Nampa medical malpractice Attorney

medical malpractice in idaho

An article titled “The True Cost of Healthcare,” concluded there has been a drop in the total number of paid medical malpractice claims against health care professionals since 2001—in 2001 there were 16,000 paid medical malpractice claims in the U.S., but by 2016, that number had dropped to below 8,500 medical malpractice claims. While the number of claims dropped by almost 50 percent, the amount paid on these claims dropped by only 23 percent, which suggests medical malpractice claims are paying out more in settlements. According to the Medscape 2017 Malpractice Report, medical specialists were more likely than primary care physicians to be named in a malpractice lawsuit, with surgeons and OB/Gynecologists taking the lead in the number of malpractice lawsuits.


Among those sued for medical malpractice, nearly six in ten were surprised by the lawsuit. The top reason for a medical malpractice lawsuit is failure to diagnose or a delayed diagnosis, which the second most common reason for a medical malpractice lawsuit is complications from treatment or surgery. The third most common reason for a medical malpractice lawsuit is a poor outcome or disease progression. About 89 percent of physicians named in a malpractice lawsuit felt—predictably—that the suit was unwarranted. About one-fifth of the medical malpractice lawsuits were resolved in less than a year, while more than a third took about two years to resolve. The vast majority of medical malpractice lawsuits settle prior to trial—between 80-92 percent.

What Must Be Shown in a Medical Malpractice Case

There are three basic elements when bringing a medical malpractice claim. These elements include:

  1. A doctor-patient relationship existed at the time of the medical error;
  2. The error on the part of the doctor rose to the level of negligence (i.e., a competent physician under the same circumstances would not have committed the negligent act), and
  3. You suffered specific harm due to the negligence of the physician.

Usually when a doctor examines you or provides any type of treatment, a doctor-patient relationship is established, with no written contract necessary, and no payment or promise of payment necessary. Physicians must provide reasonably competent care when they act in their capacity as doctors, which includes recognizing and diagnosing potential health issues.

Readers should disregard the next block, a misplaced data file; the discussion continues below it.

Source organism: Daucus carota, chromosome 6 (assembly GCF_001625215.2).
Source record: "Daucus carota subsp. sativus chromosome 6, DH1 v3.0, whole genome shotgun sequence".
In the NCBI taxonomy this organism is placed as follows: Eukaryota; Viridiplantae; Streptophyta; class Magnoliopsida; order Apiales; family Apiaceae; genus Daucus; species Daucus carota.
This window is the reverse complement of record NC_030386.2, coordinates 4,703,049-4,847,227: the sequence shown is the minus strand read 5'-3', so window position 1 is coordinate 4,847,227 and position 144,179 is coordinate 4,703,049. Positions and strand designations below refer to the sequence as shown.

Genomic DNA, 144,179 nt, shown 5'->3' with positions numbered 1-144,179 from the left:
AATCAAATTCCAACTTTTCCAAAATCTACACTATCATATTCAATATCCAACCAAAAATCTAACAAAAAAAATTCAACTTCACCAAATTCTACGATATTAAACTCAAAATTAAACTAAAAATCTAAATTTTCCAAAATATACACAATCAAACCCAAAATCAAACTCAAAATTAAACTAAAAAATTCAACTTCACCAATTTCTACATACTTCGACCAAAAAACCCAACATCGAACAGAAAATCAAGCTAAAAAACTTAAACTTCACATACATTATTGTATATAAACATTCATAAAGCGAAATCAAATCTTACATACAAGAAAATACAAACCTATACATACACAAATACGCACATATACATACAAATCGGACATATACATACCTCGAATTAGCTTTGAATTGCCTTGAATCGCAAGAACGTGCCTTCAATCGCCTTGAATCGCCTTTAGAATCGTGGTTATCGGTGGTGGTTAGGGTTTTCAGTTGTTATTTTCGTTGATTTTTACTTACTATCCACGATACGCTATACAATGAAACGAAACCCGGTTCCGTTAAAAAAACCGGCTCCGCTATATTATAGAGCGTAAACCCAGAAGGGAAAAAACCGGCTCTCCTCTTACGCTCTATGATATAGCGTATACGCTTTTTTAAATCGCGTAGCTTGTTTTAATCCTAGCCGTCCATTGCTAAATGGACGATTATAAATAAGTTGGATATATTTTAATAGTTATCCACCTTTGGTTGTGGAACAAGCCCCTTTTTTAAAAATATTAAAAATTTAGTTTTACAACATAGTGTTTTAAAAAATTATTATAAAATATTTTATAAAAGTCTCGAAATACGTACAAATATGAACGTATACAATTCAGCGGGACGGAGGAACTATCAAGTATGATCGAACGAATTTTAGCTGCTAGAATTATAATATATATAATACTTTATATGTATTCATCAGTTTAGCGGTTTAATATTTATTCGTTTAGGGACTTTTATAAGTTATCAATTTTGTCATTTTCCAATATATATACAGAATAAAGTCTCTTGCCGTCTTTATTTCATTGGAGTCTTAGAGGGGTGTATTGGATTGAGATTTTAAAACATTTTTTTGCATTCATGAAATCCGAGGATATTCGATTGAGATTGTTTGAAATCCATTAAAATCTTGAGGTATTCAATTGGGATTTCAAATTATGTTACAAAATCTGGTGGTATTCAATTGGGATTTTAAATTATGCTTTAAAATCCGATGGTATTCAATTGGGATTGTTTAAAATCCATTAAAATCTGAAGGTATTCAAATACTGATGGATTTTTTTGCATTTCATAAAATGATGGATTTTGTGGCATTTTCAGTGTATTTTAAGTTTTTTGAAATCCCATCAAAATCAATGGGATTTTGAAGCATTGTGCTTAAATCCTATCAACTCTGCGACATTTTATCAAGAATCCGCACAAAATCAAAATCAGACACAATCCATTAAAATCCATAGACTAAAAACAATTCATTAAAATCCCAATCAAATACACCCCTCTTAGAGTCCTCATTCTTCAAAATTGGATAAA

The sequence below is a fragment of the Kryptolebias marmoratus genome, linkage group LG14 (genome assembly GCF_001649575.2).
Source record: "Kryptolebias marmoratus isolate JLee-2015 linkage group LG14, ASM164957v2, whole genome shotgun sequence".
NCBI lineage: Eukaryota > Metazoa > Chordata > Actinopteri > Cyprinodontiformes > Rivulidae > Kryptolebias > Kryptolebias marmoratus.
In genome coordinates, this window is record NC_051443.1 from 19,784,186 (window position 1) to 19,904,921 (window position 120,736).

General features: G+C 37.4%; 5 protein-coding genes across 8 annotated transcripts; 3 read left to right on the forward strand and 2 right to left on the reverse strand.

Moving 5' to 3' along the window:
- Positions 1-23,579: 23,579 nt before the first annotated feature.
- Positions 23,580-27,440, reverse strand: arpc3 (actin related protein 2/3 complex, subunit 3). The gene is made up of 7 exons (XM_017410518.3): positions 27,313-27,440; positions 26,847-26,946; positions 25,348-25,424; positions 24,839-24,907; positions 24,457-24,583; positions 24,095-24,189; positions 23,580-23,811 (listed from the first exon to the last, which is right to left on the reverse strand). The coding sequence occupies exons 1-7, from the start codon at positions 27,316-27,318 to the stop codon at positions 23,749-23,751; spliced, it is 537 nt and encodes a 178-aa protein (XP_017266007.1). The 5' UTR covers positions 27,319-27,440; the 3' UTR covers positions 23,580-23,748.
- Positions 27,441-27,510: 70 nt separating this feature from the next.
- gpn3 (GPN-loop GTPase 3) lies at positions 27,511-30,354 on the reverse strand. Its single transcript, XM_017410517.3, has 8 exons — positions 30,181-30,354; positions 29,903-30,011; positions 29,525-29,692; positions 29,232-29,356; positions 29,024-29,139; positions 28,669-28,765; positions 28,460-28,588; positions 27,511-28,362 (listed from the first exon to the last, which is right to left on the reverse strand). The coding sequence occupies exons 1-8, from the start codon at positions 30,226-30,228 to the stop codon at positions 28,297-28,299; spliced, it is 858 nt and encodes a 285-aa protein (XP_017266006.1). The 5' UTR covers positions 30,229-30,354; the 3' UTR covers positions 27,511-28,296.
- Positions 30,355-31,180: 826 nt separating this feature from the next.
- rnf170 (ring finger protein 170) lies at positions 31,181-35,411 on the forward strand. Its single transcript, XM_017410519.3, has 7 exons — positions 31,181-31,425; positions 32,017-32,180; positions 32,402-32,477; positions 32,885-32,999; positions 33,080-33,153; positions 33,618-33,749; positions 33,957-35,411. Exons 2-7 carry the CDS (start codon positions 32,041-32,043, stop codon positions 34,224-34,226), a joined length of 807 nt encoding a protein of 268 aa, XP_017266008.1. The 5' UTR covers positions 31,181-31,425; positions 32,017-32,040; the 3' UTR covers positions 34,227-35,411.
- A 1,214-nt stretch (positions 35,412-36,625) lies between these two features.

Failure to Diagnose and Misdiagnosis in Nampa, Idaho

Failure to diagnose a medical condition and misdiagnoses of medical conditions are the primary reason for medical malpractice claims. A physician could fail to order a test which could definitely allow him or her to diagnose a medical issue, could delay a diagnosis by failing to recognize the urgency or could misdiagnose the medical issue, any of which could cause a significant delay in proper treatment. The failure to diagnose or misdiagnosis could result in significant harm to the patient. As an example, a patient sees a physician for chronic, severe headaches.

Rather than running tests or asking further questions, the physician diagnoses the patient with migraines and prescribes a migraine medication. In reality, the patient has a brain tumor, which the doctor does not properly diagnose for another eight months, by which time the tumor has grown too large to remove. The patient could sue for medical malpractice under the theory that had the doctor found the tumor when the patient first complained of headaches, the tumor could have potentially been removed, and the life of the patient saved. This example shows both a failure to diagnose the actual problem (a brain tumor) as well as a misdiagnosis of migraines. Any time a doctor fails to diagnose a serious medical condition—like cancer, heart disease or a stroke—the results can be devastating.

Hospital Negligence In Nampa

Hospital negligence is another form of medical malpractice. Hospital negligence can include any of the following:

  • Failure to speak to a physician on the part of a nurse or other medical professional when the patient’s condition worsens;
  • Failure to properly monitor recovery following a surgical procedure;
  • Prescription errors—either wrong medication or wrong dosage;
  • Failure to accurately track medical treatments;
  • Failure to perform proper tests;
  • Surgery on the wrong body part;
  • Anesthesia mistakes;
  • Failure to properly regulate oxygen for a patient on a respirator;
  • Poor or inadequate training of a hospital staff member;
  • Errors during labor and delivery;
  • Foreign objects left in the body following a surgical procedure;
  • Perforated organs during a surgical procedure;
  • Cosmetic surgical procedures which result in disfigurement, or
  • Infection in a hospital due to poor hygiene.

Getting Help Following Medical Malpractice

If you are the victim of medical malpractice in Nampa, Idaho, you may be feeling very alone, and unsure of where to turn. An experienced Nampa medical malpractice attorney can answer your questions regarding the harm or injury you have experienced, and help you determine whether a medical malpractice lawsuit is viable.

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